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great valley of the Mississippi came also chiefly through Baltimore, and were transported from thence across the Alleghany Mountains, as the opening of the channel by NewOrleans and the use of steamboats on the great Western rivers had not then begun.

In 1812 the war with Great Britain affected Baltimore in common with all the seaports of the United States; but Baltimore suffered less than any other, because nearly all her large ships were abroad, engaged in the carrying trade between nations at peace with each other, while their fastsailing "clippers" eluded the blockade of the Chesapeake by the British squadron, not a vessel of which could ever overtake them.

In 1814 the British forces landed at the mouth of the Patapsco, close to Baltimore, when a battle was fought between the British and Americans, which ended in the repulse of the former, and the death of their commander, General Ross; after which the British retreated to their ships, and did not again renew the attack.

When the peace of 1815 came, the change operated most favourably on Baltimore; and for the few years next imme. diately succeeding to this, its shipping and its population greatly increased. Its commercial operations abroad were extended to India, Batavia, and China in the East, and to the islands of the Pacific in the South and West; while to almost every large port of Europe vessels from Baltimore found their way. Imports of British and French, as well as German manufactures, increased in an equal degree; the value of land and houses rose in each succeeding year; and this state of constantly-accumulating wealth has gone on, with slight and occasional reverses, till the present time, when, instead of twenty-five houses and a population of about one hundred persons, which it possessed in the year 1752, it has now nearly 10,000 houses, and a population of 100,000 souls; and, instead of the brig and the schooner which were then the only two vessels belonging to the port, it has now about 1500 vessels of various kinds, amounting at least to 100,000 tons. Such is the brief but instructive history of Baltimore; a history which, like that of New-York, shows what can be achieved by the industry and energy of man, when placed under the protection of equal laws and liberal institutions.




Topographical Situation of Baltimore.-Finest Points of View in the Panorama.-Form and Plan of the City.-Private Residences and public Buildings.-Exchange, Cus tom-house, City Hall.-Courthouse, Jail, and Penitentiary.-Separation of the Sexes in the latter.-Night-cells open to constant Supervision.-Workshops for the daily Labour of the Convicts.-Produce of their Work sustains the Institution.-Pian of Government and internal Economy.-Places of public Worship in Baltimore.-The Catholic Cathedral, Beauties and Defects.-Pictures of the Interior, presented by France.-Unitarian Church, Exterior and Interior.-Episcopalian, Presbyterian, and Baptist Churches.-Medical College for Students.-Benevolent Institutions of Baltimore.-Asylum at Calverton, Plan and Condition.--The Hospital under the Catholic Sisters of Charity.-The Infirmary, Illustration of Catholic Zeal.-Dispensary, Orphan Asylum, Marine Society-Penitent Female Refuge Society, and others.-Baltimore characterized as the "Monumental City."-Washington Monument, Column and Statue.-The Battle Monument, in Monument Square.-The Armistead Monument, near the City Spring.-Fountains or enclosed Springs in Baltimore.-The City Spring-The Western Fountain.-The Eastern Fountain, the Centre Fountain. Places of public Amusement.-Theatre, Circus, Concert and Ball Room.-Museum, public Gardens, Racecourse.-Municipal Government, Commerce, and Shipping.Capacities for Trade, Banks, and Insurance-offices.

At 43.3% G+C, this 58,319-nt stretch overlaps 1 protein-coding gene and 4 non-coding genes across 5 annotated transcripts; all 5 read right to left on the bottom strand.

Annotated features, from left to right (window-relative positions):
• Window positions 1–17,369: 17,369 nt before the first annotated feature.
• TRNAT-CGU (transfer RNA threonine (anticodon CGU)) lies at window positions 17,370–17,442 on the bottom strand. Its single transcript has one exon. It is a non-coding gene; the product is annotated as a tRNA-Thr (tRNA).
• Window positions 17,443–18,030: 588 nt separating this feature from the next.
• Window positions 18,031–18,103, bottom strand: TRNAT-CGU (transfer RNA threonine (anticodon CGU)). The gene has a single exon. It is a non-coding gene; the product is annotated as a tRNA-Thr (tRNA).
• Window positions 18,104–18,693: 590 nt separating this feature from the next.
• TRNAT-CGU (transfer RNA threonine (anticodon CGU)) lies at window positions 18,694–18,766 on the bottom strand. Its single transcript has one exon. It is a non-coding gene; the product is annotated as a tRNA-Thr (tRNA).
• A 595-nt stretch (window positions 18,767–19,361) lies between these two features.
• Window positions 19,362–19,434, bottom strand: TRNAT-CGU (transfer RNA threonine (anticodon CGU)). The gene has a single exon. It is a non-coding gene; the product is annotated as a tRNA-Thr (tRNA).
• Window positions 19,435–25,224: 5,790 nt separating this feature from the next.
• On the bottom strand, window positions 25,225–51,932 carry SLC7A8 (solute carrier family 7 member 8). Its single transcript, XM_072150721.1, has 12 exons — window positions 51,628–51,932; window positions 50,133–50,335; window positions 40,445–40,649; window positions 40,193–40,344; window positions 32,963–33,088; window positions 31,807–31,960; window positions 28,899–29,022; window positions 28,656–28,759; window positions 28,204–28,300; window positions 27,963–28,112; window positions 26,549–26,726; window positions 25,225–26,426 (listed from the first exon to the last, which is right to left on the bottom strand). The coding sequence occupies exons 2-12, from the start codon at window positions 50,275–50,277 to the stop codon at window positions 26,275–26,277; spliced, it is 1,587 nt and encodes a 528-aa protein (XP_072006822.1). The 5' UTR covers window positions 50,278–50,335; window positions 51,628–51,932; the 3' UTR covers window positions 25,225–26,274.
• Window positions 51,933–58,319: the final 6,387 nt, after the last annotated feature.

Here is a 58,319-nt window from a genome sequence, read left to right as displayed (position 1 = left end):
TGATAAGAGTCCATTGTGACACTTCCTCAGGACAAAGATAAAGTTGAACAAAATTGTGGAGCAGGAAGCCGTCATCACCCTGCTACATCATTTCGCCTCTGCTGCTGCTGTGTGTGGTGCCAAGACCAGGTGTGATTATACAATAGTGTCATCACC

THE topographical situation of Baltimore is, like that of all the American cities we had yet seen, extremely well chosen and advantageous. The town is built around the skirts of an inlet on the north side of the Patapsco River, which discharges itself into the Chesapeake at a distance of about fifty miles from the northeastern extremity of that long gulf or bay, and about 120 miles above the entrance to it, between the Capes of Virginia, as Cape Henry and Cape Charles are called. A finer situation for a seaport it is therefore difficult to imagine; and the number and size of the various rivers that flow from the east and west, but especially from the latter quarter, into this great estuary, give it the advantage of water communication with extensive tracts of country in the interior; while the path for its ships from their docks to the Atlantic Ocean is perfectly clear, and unobstructed by any impediment in the way of navi gation.

The finest views of the city are obtained from the following points, each of which we visited in succession. The first is from the Federal Hill, which lies to the south of the city, and across an arm of the water, which runs up like an inlet or creek, below the hill and the town. This hill is about 100 feet in elevation, and on its summit are a stationhouse for look-out down the Chesapeake Bay, and a telegraph for communicating the arrival of ships while they are yet at a distance in the offing. From it the view is exten

sive and beautiful. To the north, the whole city is spread out like a picture, and every one of the principal buildings can be seen; but the view embraces too many objects for any picture except a panorama. To the south and southeast the eye extends down the Patapsco into the Chesapeake, the distant horizon being the long level line of the sea; and in the same direction, but nearer at hand, are the projecting points by which the entry to the harbour of Baltimore is guarded, and on one of which stands Fort M'Henry.